This seems exactly the opposite of genius.
Here it is in a nutshell:
“Language models aren’t trained to produce facts. They are trained to produce things that look like facts,” says Dr. Margaret Mitchell, chief ethics scientist at Hugging Face. “If you want to use LLMs to write creative stories or help with language learning—cool. These things don’t rely on declarative facts. Bringing the technology from the realm of make-believe fluent language, where it shines, to the realm of fact-based conversation, is exactly the wrong thing to do.”
The lawsuits will be legendary.
But what would they be suing for, if the tool itself doesn’t guarantee accuracy?
All of the problems seem to stem from the standard of infallibility that everyone seems to hold AI too. But it well-known (especially now with the tech press), that this is not the case.
In the medical field, all results from analysis tools (AI or otherwise), require human expert verification—and you can bet that will be written into Epic Systems’ terms.
Unfortunately the damage will already be done - it’s the old lawyers saw of “you can’t un-ring the bell.”
Once patient safety is compromised is stated, the terms won’t matter to anyone. (I work in healthcare…)
Which is why I’m asking how a lawsuit would proceed.
If the terms state, “You need to verify the results with an expert,” but a healthcare worker blindly trusts the AI anyways, then all the court case would reveal was that there was malpractice.
There is about to be a lawsuit filed by the family of Michael Schumacher over an article that was created by an AI Chatbot. Schumacher was brain injured in a skiing accident in 2013. The article calls itself “deceptively real” and discloses at its end, that it was not a real interview but one created by a chatbot. Nevertheless, the family will be suing to challenge the effectiveness of those disclaimers. The cover of the publication that ran the article promoted it as an interview with Schumacher.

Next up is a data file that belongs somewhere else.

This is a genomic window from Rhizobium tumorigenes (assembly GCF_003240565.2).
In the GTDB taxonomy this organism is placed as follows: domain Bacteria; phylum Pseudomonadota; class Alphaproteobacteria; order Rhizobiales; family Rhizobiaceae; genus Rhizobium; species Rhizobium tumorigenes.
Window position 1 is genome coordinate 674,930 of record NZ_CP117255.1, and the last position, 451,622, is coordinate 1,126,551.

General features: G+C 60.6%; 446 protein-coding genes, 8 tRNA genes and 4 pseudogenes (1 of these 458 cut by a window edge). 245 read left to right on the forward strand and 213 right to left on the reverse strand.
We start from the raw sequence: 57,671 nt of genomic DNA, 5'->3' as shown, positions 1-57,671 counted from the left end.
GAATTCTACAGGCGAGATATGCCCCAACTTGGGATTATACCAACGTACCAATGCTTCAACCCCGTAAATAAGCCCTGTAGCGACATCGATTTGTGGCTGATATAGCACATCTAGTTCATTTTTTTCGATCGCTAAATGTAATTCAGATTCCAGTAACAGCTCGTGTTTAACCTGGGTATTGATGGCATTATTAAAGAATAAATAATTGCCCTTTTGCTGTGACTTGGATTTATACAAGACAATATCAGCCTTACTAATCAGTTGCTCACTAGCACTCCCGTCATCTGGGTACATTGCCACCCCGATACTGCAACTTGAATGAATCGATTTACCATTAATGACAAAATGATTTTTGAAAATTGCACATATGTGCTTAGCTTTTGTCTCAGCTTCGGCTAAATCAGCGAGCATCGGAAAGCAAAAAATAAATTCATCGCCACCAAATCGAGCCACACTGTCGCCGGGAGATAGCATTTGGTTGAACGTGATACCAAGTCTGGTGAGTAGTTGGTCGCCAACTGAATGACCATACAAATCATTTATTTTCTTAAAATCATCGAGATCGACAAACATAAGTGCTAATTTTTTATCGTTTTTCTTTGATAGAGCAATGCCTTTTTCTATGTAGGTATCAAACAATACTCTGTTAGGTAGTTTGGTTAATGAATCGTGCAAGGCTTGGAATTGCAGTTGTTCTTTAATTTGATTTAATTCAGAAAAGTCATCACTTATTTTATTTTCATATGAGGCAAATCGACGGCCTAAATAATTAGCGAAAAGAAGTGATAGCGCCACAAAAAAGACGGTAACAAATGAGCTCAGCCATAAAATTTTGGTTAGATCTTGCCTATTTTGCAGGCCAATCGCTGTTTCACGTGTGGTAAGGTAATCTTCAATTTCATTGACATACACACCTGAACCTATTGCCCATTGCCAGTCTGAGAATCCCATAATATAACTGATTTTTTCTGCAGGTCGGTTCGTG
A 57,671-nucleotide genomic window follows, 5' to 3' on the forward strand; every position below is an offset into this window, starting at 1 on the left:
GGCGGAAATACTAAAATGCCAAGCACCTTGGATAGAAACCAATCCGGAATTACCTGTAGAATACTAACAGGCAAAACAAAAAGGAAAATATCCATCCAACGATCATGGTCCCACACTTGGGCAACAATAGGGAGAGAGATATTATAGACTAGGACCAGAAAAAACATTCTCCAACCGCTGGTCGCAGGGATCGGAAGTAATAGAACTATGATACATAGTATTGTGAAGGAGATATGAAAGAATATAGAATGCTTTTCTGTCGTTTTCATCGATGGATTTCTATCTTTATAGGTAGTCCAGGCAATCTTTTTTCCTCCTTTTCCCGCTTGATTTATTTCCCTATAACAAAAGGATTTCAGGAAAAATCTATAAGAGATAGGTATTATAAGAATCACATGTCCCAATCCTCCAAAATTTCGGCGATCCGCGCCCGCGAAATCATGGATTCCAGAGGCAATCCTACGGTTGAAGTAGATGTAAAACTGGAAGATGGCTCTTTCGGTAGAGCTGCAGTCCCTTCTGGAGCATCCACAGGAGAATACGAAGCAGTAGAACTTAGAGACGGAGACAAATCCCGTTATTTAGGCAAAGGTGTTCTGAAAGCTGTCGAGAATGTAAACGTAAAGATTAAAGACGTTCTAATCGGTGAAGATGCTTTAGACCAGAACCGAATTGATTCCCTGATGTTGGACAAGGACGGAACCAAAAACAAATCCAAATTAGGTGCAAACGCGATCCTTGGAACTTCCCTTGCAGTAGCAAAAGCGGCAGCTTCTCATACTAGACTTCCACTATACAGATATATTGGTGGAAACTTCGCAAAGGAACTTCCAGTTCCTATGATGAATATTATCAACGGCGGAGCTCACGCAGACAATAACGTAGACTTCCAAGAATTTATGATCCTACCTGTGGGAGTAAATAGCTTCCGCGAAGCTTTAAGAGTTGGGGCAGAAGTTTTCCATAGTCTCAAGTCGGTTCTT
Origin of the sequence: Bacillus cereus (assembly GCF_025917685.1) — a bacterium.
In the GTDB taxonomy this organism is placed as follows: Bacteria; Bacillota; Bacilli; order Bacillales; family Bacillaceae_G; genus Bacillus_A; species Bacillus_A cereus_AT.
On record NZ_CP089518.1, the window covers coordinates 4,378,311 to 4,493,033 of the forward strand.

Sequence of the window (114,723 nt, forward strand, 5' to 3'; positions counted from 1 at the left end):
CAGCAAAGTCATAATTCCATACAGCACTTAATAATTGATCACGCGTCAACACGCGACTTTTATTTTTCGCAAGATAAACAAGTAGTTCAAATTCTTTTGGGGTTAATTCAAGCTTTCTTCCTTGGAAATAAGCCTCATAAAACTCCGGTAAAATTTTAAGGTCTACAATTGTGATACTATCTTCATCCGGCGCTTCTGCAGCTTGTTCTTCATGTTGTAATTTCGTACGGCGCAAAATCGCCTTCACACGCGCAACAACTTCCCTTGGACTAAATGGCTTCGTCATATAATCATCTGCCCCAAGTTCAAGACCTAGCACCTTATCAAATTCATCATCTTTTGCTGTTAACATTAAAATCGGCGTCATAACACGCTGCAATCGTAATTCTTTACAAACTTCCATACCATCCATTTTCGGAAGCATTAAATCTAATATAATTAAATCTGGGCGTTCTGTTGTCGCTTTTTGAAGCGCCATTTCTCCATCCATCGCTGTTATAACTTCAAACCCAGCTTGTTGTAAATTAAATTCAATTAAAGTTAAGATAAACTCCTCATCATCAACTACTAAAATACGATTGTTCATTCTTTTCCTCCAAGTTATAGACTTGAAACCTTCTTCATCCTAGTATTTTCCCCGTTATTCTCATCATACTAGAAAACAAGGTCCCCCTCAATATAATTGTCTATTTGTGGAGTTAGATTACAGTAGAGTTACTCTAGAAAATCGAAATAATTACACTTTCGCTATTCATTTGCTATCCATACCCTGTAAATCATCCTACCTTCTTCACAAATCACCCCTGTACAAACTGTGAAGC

Setting aside the improper use of intellectual property or identity rights, the article itself and its disclaimers is an area that will likely be litigated long after I, Dale and other lawyers on this site have shed our mortal coils.
There is a body of law that provides liability for foreseeable misuse of a product. I could see how that might apply to chatbots or AI as well.
Total side tangent, but you seem to have a knack for explaining the emerging legalities of AI in a very coherent and digestible manner.
Don’t be so hasty to write yourself off this field, you could be the rising star the whole industry needs to sort out the tangle.
Absolutely. Look at Musk’s veiled threat to MS about ChatGPT’s unauthorized use of his data (cess)pool at Twitter. How can you argue “fair use” when you have eaten the entire planet…
Depends on who’s paying the bill? :vb-agree:
Thank you. That is quite a compliment.
Well deserved one at that. I on the other hand am like trying to take a drink from a firehose - you get soaking wet but it does little for your thirst…
Just came across this article from the NY Law Journal discussing some of the issues related to Chat GPT. The lawyers are taking notice. Why Legal Chiefs Need to Start Developing ChatGPT Compliance Programs | New York Law Journal
Yes, but that would kabosh ‘AI’, or at least greatly limit its uptake as thr very last thing a medical professional wants to face is a malpractice lawsuit. It can be career ending; a career that takes a lot of time and money to cultivate.
Though I could definitely see someone bring a malpractice lawsuit against a medical professional for not using ‘AI’. I reckon that the medical professional would have stronger grounds to defend themselves there though.
For now I’d think they’d be safe with all the direct and anecdotal evidence of the frequency of wrong answers from Sydney.
She ended our conversation about looking at getting a new car today. All I asked was it be a five door!
Looks like the editor who authorized the Chat GPS article I was discussing was fired less than a week after the family threatened legal action. So, there is that. Editor Is Sacked After Publishing Michael Schumacher Fake Interview In German Magazine (msn.com)
You pick ChatGPT’s name now fellow witches and wizards (I prefer the latter):
He Who Must Not Be Named
The Dark Lord
or perhaps more appropriately:
- Privacy and Data Security: Medical records contain highly sensitive and confidential information. Integrating ChatGPT Byte with Epic’s medical records would require strict security measures to ensure data privacy and protection from unauthorized access or breaches. Any mishandling or unauthorized disclosure of medical data could have severe consequences, including legal and ethical implications.
- Accuracy and Reliability: ChatGPT Byte, like any AI model, is not infallible. It may generate responses that sound plausible but are factually incorrect or misleading. Relying solely on ChatGPT’s outputs without careful human oversight and validation could result in inaccurate medical advice, misdiagnoses, or inappropriate treatment recommendations, potentially endangering patient health and safety.